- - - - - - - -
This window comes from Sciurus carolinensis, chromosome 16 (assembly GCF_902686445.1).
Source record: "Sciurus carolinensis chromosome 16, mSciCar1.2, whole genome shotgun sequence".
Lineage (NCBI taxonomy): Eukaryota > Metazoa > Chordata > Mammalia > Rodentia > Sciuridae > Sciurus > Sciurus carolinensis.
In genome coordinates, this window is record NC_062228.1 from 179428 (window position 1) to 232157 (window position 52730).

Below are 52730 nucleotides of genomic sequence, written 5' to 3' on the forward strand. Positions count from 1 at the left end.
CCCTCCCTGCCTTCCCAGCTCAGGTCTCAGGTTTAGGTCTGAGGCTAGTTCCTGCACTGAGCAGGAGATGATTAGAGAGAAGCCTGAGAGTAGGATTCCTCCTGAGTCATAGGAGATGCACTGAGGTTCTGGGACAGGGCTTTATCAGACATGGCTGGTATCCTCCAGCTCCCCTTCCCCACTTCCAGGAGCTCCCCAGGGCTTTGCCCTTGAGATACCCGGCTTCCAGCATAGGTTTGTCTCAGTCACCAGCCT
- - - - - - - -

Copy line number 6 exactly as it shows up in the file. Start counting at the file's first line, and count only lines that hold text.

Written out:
CCCTCCCTGCCTTCCCAGCTCAGGTCTCAGGTTTAGGTCTGAGGCTAGTTCCTGCACTGAGCAGGAGATGATTAGAGAGAAGCCTGAGAGTAGGATTCCTCCTGAGTCATAGGAGATGCACTGAGGTTCTGGGACAGGGCTTTATCAGACATGGCTGGTATCCTCCAGCTCCCCTTCCCCACTTCCAGGAGCTCCCCAGGGCTTTGCCCTTGAGATACCCGGCTTCCAGCATAGGTTTGTCTCAGTCACCAGCCT